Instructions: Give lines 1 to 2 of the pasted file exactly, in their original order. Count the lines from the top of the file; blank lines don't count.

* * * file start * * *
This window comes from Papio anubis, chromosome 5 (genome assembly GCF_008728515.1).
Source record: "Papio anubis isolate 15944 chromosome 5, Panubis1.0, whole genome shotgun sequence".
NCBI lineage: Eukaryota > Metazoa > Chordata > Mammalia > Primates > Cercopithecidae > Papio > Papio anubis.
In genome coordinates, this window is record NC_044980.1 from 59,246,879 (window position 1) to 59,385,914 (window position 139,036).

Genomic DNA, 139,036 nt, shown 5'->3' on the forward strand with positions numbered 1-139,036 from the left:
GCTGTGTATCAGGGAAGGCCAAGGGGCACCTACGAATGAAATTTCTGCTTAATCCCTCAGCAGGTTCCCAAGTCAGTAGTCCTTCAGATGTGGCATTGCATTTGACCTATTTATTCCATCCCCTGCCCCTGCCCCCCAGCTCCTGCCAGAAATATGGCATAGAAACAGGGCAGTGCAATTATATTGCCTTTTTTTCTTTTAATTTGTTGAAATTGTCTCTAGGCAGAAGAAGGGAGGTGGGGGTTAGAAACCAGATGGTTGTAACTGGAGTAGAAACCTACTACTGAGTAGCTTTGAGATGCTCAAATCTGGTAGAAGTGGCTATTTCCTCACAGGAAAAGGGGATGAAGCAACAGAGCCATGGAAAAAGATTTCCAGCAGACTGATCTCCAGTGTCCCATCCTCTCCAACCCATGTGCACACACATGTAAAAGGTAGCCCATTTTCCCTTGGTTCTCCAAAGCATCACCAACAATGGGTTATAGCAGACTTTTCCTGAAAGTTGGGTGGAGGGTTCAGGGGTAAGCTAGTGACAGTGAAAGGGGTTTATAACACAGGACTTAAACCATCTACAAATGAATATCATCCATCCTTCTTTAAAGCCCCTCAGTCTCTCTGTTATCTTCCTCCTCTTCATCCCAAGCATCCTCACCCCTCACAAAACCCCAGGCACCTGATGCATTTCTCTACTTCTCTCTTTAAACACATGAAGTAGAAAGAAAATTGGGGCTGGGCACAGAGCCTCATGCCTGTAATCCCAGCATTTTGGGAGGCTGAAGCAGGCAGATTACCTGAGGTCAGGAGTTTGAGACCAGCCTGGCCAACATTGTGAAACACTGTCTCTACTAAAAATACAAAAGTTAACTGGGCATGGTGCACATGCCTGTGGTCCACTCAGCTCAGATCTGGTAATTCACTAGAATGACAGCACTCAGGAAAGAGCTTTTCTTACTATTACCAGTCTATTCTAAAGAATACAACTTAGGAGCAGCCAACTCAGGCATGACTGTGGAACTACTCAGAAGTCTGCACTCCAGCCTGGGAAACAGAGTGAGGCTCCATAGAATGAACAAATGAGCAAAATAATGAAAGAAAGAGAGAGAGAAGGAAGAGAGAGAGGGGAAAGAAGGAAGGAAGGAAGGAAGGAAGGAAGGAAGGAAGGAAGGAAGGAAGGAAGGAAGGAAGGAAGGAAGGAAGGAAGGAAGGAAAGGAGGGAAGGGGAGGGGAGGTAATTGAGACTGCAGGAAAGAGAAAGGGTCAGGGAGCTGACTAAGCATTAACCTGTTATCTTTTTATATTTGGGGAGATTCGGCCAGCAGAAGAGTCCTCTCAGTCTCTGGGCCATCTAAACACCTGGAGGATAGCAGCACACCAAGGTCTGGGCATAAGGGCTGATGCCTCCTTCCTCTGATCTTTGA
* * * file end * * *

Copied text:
This window comes from Papio anubis, chromosome 5 (genome assembly GCF_008728515.1).
Source record: "Papio anubis isolate 15944 chromosome 5, Panubis1.0, whole genome shotgun sequence".